Of What Are You Afraid?
Stop this small-town garbage about not improving a first-place team, because it might hurt feelings. If I read one more spineless column or listen to one more idiot caller fearful of “upsetting” the Sox clubhouse by adding a proven slugger or veteran starting pitcher, I am going to combust.
Ken Williams wakes up every day trying to find a way to make the team as good as it can possibly be. He is not dumb enough to think that Mark Kotsay, Omar Vizquel, Andruw Jones, Juan Pierre, Daniel Hudson and others are the best possible options for what they do.
He will not make a deal for its own sake, but he will examine all possible deals that will give the Sox a better chance of winning a title this season. Just making the playoffs provides a reasonable statistical chance of winning it all, but that is not a reason to rely solely on historical luck — make the team better and improve your chances, and trust your manager to make it work. That’s his job.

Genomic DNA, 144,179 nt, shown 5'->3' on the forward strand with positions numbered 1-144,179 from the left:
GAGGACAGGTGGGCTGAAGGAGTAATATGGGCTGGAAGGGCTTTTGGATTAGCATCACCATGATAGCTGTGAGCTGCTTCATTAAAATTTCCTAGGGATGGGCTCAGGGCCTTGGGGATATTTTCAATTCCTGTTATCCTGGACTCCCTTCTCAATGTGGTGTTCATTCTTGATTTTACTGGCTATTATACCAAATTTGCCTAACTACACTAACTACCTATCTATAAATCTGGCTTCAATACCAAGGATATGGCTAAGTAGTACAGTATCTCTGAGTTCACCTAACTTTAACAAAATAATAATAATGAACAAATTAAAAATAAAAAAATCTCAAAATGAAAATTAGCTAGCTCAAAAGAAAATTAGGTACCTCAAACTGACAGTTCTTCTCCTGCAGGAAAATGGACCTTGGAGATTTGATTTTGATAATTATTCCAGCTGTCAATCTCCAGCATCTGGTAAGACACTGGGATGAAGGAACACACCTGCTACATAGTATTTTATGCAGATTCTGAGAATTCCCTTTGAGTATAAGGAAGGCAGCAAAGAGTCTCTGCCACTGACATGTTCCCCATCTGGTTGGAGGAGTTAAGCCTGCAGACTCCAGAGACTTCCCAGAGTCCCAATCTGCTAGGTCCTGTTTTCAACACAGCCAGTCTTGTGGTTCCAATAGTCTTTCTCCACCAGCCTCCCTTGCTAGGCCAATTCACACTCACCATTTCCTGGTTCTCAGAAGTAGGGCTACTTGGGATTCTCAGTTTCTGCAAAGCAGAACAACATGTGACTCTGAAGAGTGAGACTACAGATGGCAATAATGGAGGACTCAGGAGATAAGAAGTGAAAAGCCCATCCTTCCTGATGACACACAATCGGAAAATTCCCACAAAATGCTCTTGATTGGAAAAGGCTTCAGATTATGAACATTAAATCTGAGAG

This strange attachment to “good enough, so far” is embarrassing for a fandom that enjoyed a parade just five years ago.
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Nice win last night against a good pitcher, and in front of a huge, vocal sellout crowd. John Danks continues to deal.
Carlos Zambrano has completed anger management, despite the Cubs saying his treatment was not anger management. Z was kind enough to apologize to the boo-yah network, but failed to gather kids from the Boys and Girls Club to sit behind him, and forgot to hire Jim Gray to lift his luggage.
Accounts of Tracy McGrady’s workout describe a less-than-impressive performance. Keep this in mind: seven-time all-stars who can still play don’t need controlled sales showcases. And as Jason Goff mentioned off the air during yesterday’s show, you could learn the truth if you run him through the exact same workout today.
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